About OPAM

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The Symbol

Design Concept for the Symbol

In creating a visual identity for the new museum, we knew it needed a nickname which could be written out using the alphabet so that it could be easily recognized around the world. That is how we came up with the acronym “OPAM”—using the letters O, P, A, M, that stand for Oita Prefectural Art Museum. The “OPAM” logo is full of movement: the letter O has a circular form reminiscent of the golden sun, the elongated A reaches up toward the sky. We tried to incorporate the museum’s special qualities—variability, scalability and diversity—in creating a visual, recognizable symbol. We developed the typeface script using artistic lettering that showcases both meticulous technique and warmth of the human touch, to help define a truly original identity.

Keiko Hirano



Signage Design

Design Concept for Sign Design

1. Symbol Monument: A "sign" for our connected society/ A monument of the symbol was placed at the building entrance as a fitting “sign” that spotlights the facility. A great many visitors will be taking photos with the monument and upload images on the Internet. The “Opam” logo will define the setting, bring back memories of the visit to OPAM, and furthermore, inspire future visitors to acknowledge OPAM.  

2. Pictogram Design/ These original pictograms were put together utilizing lines so that they flow with the architectural space, while fulfilling their functional purpose.  

3. Sign Planning/ The first step was to define the ideal size of the pictograms in relation to the given space—a basic format of 200mm lengthwise. The pictograms were mounted, raised 4mm from the wall surface, creating a balance that allows the design to blend in with the space while maintaining a high visibility.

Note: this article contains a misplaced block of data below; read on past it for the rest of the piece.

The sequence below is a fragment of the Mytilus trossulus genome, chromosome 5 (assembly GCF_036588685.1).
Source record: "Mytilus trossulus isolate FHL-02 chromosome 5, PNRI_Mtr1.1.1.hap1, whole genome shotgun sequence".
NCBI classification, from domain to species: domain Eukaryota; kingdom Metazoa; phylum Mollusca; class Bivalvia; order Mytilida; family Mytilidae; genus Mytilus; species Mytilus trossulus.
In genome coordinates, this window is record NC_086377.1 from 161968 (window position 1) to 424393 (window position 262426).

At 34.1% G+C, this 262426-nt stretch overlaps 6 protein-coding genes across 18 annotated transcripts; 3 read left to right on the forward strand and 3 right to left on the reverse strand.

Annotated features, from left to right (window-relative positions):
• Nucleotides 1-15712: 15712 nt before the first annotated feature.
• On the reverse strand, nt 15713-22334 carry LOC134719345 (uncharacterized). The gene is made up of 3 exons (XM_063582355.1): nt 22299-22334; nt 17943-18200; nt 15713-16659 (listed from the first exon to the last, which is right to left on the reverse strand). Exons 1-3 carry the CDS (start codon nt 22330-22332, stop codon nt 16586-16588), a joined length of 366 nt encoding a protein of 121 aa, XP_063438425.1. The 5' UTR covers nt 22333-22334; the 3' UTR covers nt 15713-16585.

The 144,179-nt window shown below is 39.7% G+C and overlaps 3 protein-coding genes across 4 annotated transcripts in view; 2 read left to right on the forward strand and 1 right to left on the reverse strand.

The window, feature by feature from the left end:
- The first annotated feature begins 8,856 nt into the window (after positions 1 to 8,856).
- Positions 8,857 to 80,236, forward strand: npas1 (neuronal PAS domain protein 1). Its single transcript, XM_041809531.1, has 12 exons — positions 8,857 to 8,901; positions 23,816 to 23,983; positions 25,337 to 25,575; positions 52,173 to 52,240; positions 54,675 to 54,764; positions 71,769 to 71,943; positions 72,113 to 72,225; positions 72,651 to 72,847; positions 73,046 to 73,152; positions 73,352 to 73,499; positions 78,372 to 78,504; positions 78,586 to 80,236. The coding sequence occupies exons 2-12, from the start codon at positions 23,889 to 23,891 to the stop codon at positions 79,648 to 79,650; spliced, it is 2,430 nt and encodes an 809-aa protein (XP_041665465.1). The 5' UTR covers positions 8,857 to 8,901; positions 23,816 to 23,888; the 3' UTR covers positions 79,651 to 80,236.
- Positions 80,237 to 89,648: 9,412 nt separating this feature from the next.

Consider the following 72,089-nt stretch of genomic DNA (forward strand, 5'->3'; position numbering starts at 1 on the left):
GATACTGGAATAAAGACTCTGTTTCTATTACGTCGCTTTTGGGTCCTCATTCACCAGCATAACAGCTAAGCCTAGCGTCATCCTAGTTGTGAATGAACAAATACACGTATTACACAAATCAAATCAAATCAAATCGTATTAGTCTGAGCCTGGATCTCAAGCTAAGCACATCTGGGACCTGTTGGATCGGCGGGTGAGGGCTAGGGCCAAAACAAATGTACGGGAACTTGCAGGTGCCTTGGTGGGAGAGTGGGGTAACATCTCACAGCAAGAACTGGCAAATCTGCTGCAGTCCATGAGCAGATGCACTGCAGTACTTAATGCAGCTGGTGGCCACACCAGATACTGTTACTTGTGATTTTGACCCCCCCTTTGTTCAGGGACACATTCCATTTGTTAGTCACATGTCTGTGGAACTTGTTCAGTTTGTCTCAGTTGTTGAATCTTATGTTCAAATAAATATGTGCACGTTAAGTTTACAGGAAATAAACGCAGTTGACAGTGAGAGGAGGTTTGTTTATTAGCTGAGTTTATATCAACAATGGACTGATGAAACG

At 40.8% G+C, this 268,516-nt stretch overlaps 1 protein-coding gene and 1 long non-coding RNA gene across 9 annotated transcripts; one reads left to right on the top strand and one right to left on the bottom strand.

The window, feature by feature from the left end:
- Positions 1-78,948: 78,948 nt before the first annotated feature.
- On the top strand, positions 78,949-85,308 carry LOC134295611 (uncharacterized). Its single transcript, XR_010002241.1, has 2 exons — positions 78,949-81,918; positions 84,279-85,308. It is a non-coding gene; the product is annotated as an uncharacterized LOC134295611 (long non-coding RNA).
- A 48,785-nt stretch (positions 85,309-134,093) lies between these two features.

4. Color Signs/ In response to the request by the architect to “infuse color into the space” we implemented color signage for the Mobile Booths (three types of mobile display booths) using original textiles so that viewers could differentiate booths through the different color codes.  

5. Mobile Signs/ These are flexible signs that can be moved around to accommodate changes in the space. They are simple structures covered in pink textiles. The side panels can be used to display posters while the tables are designed to hold various handouts. 

Aoshi Kudo

CDL Keiko HIRANO×Aoshi KUDO Profile

Designer / Visioner
Executive Director of Communication Design Laboratory
Hirano was born in Hyogo Prefecture in 1959. She established HIRANO STUDIO Inc. in 1997, and started Communication Design Laboratory (CDL) with Aoshi Kudo in 2005.
Hirano approaches and translates designs in a wide variety of spheres including graphic design, product design, and spatial design and is involved in branding and exhibition planning.
Major projects include designing the logo for The National Museum of Modern Art, Tokyo (MOMAT) which led to a 12-year long collaboration; branding of the “quiora” cosmetics line for SHISEIDO; developing the design of the “F702iD Shosa” handset for NTT DoCoMo.
Hirano is the recipient of the Mainichi Design Award, the iF Design Award, and the Yusaku Kamekura Design Award, among many others.

Aoshi KUDO
Designer / Creative Director
President of Communication Design Laboratory (CDL)
Aoshi Kudo was born in Tokyo in 1964. After graduating from The Tokyo University of the Arts (the former Tokyo National University of Fine Arts and Music) in 1988, Kudo joined SHISEIDO Company, and established Communication Design Laboratory (CDL) with Keiko Hirano in 2005. Kudo is active in a wide-scope, mixed discipline which encompasses product design and total brand direction. His major projects include product and package design for cosmetic lines that include “SHISEIDO MEN”, “quiora” and “IPSA”; creative brand direction for the SHISEIDO PROFESSIONAL line. He is the recipient of the Mainichi Design Award, the ID-Award, the Art Directors Club (ADC) Award, among many others. Kudo is a lecturer at The Tokyo University of the Arts.

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